I tried to use some sort of Manhattan distance as my heuristic function. Still, TLE..... Any help plz???
7th Contest of Newbies
Date: December 31st, 2011 (Saturday)
Time: 12:00  16:00 (UTC)
URL: http://uva.onlinejudge.org
Date: December 31st, 2011 (Saturday)
Time: 12:00  16:00 (UTC)
URL: http://uva.onlinejudge.org
 little joey
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Here some things that might interest you:
I know from my program, that there is at least one test case where you need 35 moves, but you will never need more than 38 for cases of the judge input.
I had to use a lot of tricks to avoid TLE in this problem, like I have stored the result of all permutations that are reachable from "AB...L" in at most 13 steps. My solution is definitely not nice, so perhaps someone with a better runtime can give better hints.
I know from my program, that there is at least one test case where you need 35 moves, but you will never need more than 38 for cases of the judge input.
I had to use a lot of tricks to avoid TLE in this problem, like I have stored the result of all permutations that are reachable from "AB...L" in at most 13 steps. My solution is definitely not nice, so perhaps someone with a better runtime can give better hints.
Thanks for your hint! Now I'm able to get Accepted in ~4 sec. Thx a lot !!!
(Btw: I've spent >1 hr on a stupid bug  forgetting to put things in my stack which checks if a state is repeated.... )
(Btw: I've spent >1 hr on a stupid bug  forgetting to put things in my stack which checks if a state is repeated.... )
7th Contest of Newbies
Date: December 31st, 2011 (Saturday)
Time: 12:00  16:00 (UTC)
URL: http://uva.onlinejudge.org
Date: December 31st, 2011 (Saturday)
Time: 12:00  16:00 (UTC)
URL: http://uva.onlinejudge.org
 Christian Schuster
 Learning poster
 Posts: 63
 Joined: Thu Apr 04, 2002 2:00 am
The problem can be interpreded as a threedimensional version of the 15 Puzzle.
Possible exchanges are nothing but movements of letters to the (empty) "L" field. Using an IDA* search with the manhattan heuristics for the 15 Puzzle, my solution got AC in ~7 seconds without precalculating permutations. I basically reused the solution from 10181, added the third dimension and changed the grid limits.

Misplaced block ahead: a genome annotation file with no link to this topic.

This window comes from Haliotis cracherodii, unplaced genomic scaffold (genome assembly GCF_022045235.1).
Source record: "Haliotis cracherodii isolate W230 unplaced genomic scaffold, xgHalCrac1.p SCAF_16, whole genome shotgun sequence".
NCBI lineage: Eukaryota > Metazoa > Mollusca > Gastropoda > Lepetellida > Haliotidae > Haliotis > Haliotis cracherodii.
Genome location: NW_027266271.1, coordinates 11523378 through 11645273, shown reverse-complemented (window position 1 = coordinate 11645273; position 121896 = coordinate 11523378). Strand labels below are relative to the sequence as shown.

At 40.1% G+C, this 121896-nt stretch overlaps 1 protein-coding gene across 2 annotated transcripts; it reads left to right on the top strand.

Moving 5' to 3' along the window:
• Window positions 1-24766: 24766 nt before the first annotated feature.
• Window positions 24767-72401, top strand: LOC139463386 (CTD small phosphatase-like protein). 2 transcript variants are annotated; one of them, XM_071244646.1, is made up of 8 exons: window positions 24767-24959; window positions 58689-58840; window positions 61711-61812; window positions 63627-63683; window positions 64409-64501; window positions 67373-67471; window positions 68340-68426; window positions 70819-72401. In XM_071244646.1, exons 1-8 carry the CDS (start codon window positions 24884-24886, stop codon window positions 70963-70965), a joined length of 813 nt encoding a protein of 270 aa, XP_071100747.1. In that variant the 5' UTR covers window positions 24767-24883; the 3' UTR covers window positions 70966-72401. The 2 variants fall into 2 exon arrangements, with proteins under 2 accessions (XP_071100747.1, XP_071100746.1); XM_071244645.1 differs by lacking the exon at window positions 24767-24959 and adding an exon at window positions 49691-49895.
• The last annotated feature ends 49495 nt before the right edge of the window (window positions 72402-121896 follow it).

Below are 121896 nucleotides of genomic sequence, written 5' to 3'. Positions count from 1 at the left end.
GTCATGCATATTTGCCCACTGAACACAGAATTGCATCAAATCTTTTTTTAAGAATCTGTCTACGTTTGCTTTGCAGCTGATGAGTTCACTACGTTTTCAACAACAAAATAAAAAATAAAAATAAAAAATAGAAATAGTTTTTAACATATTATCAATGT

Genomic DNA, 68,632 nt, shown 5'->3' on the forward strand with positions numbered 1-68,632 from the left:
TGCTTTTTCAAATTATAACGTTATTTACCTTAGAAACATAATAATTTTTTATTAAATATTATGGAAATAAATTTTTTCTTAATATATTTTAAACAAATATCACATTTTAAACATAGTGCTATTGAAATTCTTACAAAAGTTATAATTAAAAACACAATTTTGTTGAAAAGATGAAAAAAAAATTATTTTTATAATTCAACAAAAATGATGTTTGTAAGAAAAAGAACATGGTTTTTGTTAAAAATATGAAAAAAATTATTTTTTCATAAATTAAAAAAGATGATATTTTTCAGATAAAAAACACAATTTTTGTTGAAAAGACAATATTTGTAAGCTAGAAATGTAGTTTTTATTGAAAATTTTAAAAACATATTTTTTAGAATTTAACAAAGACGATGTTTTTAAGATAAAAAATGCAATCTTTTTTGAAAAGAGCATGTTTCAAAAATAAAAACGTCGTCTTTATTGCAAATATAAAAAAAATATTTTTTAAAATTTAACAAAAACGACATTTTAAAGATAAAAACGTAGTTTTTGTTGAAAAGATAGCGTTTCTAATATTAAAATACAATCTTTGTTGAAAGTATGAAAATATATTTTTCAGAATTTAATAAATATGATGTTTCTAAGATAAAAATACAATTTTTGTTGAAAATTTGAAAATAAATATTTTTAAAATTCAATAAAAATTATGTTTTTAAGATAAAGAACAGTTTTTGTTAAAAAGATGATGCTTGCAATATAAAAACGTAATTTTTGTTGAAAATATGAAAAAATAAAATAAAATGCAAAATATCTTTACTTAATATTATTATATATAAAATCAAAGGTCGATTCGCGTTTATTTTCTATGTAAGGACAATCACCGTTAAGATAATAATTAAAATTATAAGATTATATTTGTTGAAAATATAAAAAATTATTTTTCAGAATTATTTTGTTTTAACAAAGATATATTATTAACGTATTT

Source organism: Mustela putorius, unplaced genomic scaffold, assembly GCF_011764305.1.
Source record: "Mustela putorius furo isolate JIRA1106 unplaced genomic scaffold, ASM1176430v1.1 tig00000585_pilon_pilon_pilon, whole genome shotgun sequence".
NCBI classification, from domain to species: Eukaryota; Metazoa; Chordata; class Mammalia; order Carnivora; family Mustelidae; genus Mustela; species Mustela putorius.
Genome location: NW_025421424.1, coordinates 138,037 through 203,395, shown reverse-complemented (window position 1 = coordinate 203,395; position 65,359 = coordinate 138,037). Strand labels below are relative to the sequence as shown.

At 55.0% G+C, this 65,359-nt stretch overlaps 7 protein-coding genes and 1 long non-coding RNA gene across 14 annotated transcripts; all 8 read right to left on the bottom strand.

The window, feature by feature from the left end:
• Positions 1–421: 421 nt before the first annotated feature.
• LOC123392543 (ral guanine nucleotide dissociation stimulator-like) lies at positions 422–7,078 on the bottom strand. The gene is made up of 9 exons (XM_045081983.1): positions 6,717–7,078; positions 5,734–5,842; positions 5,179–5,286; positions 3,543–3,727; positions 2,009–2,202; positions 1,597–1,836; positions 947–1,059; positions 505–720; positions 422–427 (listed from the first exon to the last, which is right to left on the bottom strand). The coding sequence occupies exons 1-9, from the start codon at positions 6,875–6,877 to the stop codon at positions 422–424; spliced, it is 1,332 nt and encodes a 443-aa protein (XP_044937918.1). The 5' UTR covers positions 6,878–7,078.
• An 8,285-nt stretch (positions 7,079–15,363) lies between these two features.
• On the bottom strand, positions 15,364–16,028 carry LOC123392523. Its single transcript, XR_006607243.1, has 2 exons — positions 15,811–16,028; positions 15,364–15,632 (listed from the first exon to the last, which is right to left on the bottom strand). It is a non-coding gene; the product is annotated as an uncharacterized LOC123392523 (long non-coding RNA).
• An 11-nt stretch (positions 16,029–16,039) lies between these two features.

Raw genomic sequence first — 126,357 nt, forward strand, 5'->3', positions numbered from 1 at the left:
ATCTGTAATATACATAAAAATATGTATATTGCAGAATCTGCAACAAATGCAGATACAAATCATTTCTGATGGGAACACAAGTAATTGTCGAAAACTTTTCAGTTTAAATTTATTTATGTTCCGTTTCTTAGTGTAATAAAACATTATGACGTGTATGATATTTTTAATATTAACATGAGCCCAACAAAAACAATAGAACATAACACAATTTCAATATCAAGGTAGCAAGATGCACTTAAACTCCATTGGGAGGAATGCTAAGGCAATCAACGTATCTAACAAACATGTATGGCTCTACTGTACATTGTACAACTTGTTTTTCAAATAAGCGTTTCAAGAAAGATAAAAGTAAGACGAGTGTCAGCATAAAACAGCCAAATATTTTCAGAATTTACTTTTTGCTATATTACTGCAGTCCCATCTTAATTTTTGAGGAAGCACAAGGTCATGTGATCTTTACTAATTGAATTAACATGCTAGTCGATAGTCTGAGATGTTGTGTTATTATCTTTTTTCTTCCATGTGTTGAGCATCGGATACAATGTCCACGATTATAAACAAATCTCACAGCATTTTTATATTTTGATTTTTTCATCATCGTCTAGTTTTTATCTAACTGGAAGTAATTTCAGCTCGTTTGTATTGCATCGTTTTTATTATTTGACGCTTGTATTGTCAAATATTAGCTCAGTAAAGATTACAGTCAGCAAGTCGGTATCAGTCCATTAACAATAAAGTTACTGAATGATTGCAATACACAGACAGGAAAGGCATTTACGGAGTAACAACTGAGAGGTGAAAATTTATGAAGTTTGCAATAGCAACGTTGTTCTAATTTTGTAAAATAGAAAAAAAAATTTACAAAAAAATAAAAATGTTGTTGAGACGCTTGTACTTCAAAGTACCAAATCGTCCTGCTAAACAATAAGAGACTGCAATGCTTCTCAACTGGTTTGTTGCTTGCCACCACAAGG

Adding a heuristics enhancement analogous to the 15Puzzle's "Last Move" reduced runtime to ~3 seconds.
Code: Select all
AD
/ /
BE 
/ G/J
CF /
 HK
/ /
I
Adding a heuristics enhancement analogous to the 15Puzzle's "Last Move" reduced runtime to ~3 seconds.
Last edited by Christian Schuster on Tue Feb 22, 2005 1:46 pm, edited 1 time in total.
 Christian Schuster
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 Posts: 63
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 gradientcurl
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something to clarify
Referring to the problem statement, the 3rd constraint on the swapping procedure:
"... can be swapped with the letter at location l2 provided l1 ~ l2 = di "
I am not sure of what the symbol ~ suppose to mean. Checked the wikipedia, it just says that it is a shorthand to say that there is a binary relation between l1 and l2. But why would l1~l2 be equated to di?
On a sidenote, are there any more problems on the UVa site that requires by A* or IDA*? I am solving all problems of this class in one go as I've learnt this algorithm recently. So far I've tried the 8puzzle, 15puzzle and knights in FEN.
"... can be swapped with the letter at location l2 provided l1 ~ l2 = di "
I am not sure of what the symbol ~ suppose to mean. Checked the wikipedia, it just says that it is a shorthand to say that there is a binary relation between l1 and l2. But why would l1~l2 be equated to di?
On a sidenote, are there any more problems on the UVa site that requires by A* or IDA*? I am solving all problems of this class in one go as I've learnt this algorithm recently. So far I've tried the 8puzzle, 15puzzle and knights in FEN.
Absolute difference of the two numbers. (link)I am not sure of what the symbol ~ suppose to mean
Try these problems:On a sidenote, are there any more problems on the UVa site that requires by A* or IDA*?
529 Addition Chains
851 Maze
10798 Be wary of Roses
10833 Lunar Forest
11163 Jaguar King
 gradientcurl